The identification of a valid and meaningful indicator of a successful outcome from the treatment of cocaine use disorders has been hindered by the lack of an association between reductions in cocaine use and a functional outcome measure that is sensitive to change. This R21/33 proposal submitted in response to NIDA Funding Opportunity PA-15-099 (Reductions in Illicit Drug Use and Functional Outcomes), seeks to address this issue by pooling data across 13 clinical trials of treatments for cocaine use disorders and using the dataset to empirically derive a new instrument for measuring functional outcomes that is sensitive to change. This new measure will be used to identify and validate changes in cocaine use that are associated with improvement in functional outcomes.
The specific aims of each phase of this proposal are as follows: R21 Phase: 1. Create a large pooled database of more than 2,000 unique cocaine dependent individuals participating in one of 13 clinical trials conducted at Yale and the University of Connecticut. In all trials, measures of cocaine use were collected by both self-report and urine drug screens at least weekly during treatment, as well as during a 6- to 12-month follow-up period (>80% data availability). 2. Conduct an integrative data analysis to empirically derive a new measure of functioning covering a broad range of domains (e.g., mental health, physical health, criminality/legal problems, employment) that is psychometrically sensitive to change. R33 Phase: 1. We will determine the levels of change on the developed functional outcome measure from pre-treatment through follow-up period that correspond to cocaine use trajectories identified through latent growth mixture models. This will establish whether improvements in functioning are associated with `reduction'-based cocaine use patterns. 2. Validate the relationship between cocaine use patterns and functional outcomes using two reserved trials within the pooled data (n=442 and 358, respectively) to replicate the levels of change on functional outcomes corresponding to various cocaine use trajectories. This rich database will allow us to capitalize on advanced psychometric and statistical methods to produce a functional outcome measure that would be of high scientific and clinical utility, as well as provide a level of evidence to support non-abstinence measures of cocaine use as a meaningful outcome for clinical trials.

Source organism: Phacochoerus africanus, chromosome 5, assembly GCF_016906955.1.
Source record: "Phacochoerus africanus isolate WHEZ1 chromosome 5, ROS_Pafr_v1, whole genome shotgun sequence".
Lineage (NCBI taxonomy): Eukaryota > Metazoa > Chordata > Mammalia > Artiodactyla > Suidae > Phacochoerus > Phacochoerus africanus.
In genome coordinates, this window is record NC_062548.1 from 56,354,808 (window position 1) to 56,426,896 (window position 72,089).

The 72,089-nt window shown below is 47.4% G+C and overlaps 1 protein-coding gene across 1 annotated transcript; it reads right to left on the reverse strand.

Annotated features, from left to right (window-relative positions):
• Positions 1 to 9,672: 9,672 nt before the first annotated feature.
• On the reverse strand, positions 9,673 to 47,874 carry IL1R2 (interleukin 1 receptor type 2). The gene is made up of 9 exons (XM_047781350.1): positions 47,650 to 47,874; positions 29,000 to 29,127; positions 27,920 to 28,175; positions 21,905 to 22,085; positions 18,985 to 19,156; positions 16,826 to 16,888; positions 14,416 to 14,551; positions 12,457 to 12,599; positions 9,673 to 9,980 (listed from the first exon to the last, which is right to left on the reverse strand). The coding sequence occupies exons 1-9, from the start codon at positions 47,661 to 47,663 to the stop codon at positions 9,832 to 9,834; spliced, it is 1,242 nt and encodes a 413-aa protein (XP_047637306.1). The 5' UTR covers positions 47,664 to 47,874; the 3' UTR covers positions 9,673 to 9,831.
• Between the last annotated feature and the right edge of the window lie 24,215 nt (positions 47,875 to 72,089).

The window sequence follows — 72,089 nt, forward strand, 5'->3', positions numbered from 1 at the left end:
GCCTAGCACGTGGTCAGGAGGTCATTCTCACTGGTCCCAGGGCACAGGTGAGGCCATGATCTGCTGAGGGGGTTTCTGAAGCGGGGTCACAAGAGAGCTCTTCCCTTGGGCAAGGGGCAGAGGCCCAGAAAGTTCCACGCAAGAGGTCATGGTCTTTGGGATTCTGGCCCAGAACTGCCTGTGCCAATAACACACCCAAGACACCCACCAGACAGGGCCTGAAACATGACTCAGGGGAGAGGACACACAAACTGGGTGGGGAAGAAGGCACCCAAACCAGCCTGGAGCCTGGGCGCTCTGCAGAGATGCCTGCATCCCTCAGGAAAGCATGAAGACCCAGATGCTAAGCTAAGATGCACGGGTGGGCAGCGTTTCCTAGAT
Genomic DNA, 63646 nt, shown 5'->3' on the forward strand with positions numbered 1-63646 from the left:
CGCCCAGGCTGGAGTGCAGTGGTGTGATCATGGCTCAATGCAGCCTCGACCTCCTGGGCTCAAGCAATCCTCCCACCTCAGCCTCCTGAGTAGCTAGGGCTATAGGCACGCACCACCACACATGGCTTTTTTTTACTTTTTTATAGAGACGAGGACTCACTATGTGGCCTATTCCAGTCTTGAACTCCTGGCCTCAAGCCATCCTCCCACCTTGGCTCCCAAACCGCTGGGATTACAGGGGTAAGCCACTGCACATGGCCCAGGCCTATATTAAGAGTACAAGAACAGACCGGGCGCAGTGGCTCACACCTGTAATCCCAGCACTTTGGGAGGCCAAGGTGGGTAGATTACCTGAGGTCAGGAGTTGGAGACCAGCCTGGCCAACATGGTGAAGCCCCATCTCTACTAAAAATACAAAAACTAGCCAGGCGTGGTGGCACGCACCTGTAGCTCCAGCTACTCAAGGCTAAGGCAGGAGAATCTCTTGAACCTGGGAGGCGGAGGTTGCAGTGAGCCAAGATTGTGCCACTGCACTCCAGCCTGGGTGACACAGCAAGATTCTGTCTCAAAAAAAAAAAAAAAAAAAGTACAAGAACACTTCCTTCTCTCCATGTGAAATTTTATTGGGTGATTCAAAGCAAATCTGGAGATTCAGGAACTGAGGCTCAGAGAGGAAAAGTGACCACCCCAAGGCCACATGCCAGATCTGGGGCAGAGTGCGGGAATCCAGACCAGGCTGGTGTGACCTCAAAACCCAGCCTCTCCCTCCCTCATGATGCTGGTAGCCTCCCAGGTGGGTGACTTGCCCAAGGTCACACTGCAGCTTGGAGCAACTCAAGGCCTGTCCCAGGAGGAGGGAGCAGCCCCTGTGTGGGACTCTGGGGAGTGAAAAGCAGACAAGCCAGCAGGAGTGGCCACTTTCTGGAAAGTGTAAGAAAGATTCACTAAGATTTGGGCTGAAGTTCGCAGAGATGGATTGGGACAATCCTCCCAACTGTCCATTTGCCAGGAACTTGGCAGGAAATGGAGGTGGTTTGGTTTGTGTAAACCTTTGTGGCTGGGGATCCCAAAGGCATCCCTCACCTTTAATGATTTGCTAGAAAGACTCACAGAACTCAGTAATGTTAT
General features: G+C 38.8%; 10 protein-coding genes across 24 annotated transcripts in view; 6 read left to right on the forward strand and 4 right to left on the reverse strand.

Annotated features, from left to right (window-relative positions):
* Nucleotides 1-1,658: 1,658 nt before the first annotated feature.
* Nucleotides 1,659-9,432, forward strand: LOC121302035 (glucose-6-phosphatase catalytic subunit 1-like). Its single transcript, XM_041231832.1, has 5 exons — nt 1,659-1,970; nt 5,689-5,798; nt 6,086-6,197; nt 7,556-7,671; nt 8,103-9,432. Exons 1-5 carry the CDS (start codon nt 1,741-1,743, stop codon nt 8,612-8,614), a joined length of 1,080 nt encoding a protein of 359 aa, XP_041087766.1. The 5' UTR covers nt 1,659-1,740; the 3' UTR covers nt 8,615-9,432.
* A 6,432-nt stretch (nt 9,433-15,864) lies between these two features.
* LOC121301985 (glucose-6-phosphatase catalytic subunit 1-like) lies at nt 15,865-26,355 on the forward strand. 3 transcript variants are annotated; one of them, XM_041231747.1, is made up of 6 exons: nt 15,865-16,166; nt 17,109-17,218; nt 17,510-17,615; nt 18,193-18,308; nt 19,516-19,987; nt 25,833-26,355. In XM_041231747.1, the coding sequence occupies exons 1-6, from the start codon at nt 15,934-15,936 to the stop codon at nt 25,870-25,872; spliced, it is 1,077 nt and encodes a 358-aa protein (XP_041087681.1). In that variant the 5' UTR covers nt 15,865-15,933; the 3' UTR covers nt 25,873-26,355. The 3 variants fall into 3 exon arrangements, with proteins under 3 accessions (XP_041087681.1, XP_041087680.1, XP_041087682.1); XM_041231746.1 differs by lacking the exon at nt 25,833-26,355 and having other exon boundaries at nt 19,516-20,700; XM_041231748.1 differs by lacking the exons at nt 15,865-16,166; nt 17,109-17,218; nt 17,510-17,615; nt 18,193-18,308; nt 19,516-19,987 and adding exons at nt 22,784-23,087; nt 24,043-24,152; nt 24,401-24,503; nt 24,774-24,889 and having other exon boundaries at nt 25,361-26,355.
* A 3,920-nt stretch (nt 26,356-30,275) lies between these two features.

This project aims to identify a level of reduction in cocaine use that is associated with meaningful improvements in physical and psychosocial functioning, which is directly related to the purpose of the Funding Opportunity Announcement (PA-15-099). The proposed project will combine data across 13 completed clinical trials of treatments for cocaine use disorders (n>2,000) to empirically derive a new measure of functional outcomes, and evaluate its relationship to various patterns of cocaine use. Evidence of such an association would have high public health relevance, as it may enable the US Food and Drug Administration to accept reductions in cocaine use as a valid endpoint in clinical trials, which could lead to the development and identification of effective pharmacotherapies for cocaine use disorder.